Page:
c.2020, G.P. Putnam
$17.99 / higher in Canada
Sometimes, a thousand ideas buzz around in your head.
You’re creative, and you like to invent things and come up with fun ideas. That might make you famous someday, and it might make you rich. And in “Bee Fearless” by Mikaila Ulmer, you’ll see how that’s possible now, even though you’re still a kid.
When she was just four years old, Mikaila Ulmer was stung by a bee. A few days later, it happened again but with a different bee. She cried, of course, because it hurt but her parents encouraged her to learn why those things happened. She discovered that bees are in serious trouble, and she became fierce about helping them.
At around that same time, Ulmer saw a flier for the Acton Children’s Business Fair that was being held near her Austin, Texas home. She told her mother that she wanted to be in the fair, and because it was five months away, she had plenty of time to decide what she wanted to sell. Kids in Austin then were participating in a city-wide Lemonade Day to learn about business and Ulmer saw an opportunity. She’d sell lemonade… and to help the bees, she’d sweeten the lemonade with honey!
At first, she made a lot of mistakes in her new business, but that was okay. The thing is that there’s so much to learn about running a business but the two most important things are that it should be fun and you should want to make a difference. After that, there are three steps to actually starting your business: identify a problem that you or someone else has, do your homework on the problem and a solution, and make sure you’re really passionate about the product.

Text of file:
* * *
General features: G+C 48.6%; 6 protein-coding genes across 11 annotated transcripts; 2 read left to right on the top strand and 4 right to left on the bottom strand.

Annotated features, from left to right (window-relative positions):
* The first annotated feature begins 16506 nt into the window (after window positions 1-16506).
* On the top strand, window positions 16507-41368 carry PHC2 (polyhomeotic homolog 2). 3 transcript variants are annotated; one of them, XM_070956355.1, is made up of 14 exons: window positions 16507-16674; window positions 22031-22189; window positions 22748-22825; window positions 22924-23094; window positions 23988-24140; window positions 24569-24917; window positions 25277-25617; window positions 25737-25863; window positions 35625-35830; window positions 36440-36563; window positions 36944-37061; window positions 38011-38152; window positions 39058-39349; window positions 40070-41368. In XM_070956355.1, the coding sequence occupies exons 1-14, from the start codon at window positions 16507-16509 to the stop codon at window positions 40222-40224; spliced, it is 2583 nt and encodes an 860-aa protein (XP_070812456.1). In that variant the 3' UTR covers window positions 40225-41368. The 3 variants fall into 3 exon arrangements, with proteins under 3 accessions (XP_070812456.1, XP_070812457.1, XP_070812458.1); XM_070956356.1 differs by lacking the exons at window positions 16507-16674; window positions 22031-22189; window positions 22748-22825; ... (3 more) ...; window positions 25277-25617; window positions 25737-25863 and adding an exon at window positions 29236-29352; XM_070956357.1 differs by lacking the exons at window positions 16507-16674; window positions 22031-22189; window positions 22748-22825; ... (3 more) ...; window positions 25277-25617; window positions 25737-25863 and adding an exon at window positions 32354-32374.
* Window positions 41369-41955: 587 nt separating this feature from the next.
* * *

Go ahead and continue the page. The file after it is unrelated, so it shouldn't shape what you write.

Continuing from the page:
Then, once you’ve found your wings and you’re ready to fly, remember these three words: Give (because it’s rewarding), Save (because it’s good for your future), and Spend (to reward yourself). Finally, work hard, and you can bee successful, too.
If you are an adult, you might be asking yourself why you would ever want to read a kids’ book like “Bee Fearless.” In truth, the reasons are many.
Being an entrepreneur isn’t just for grown-ups, and this book allows you to mindfully be a mentor to a kid with ideas. Mentorship is something that author, entrepreneur, and Shark Tank dealmaker Mikaila Ulmer advocates, and she advises readers to seek advice if they don’t know or understand something, which is great advice for any age. For the adult entrepreneur, this book could also serve as a business primer because its kid-friendly simplicity doesn’t diminish a reader. And if you’re hoping your child might follow parental footsteps into the family business, there are plenty of inspirational early lessons available here.
Be aware that though Ulmer was just four years old when she was stung by a bee and bitten by the entrepreneurial bug, this book is really best for 10-to-16-year-olds and grown-ups who want something different. Look for “Bee Fearless,” because missing it might kinda sting.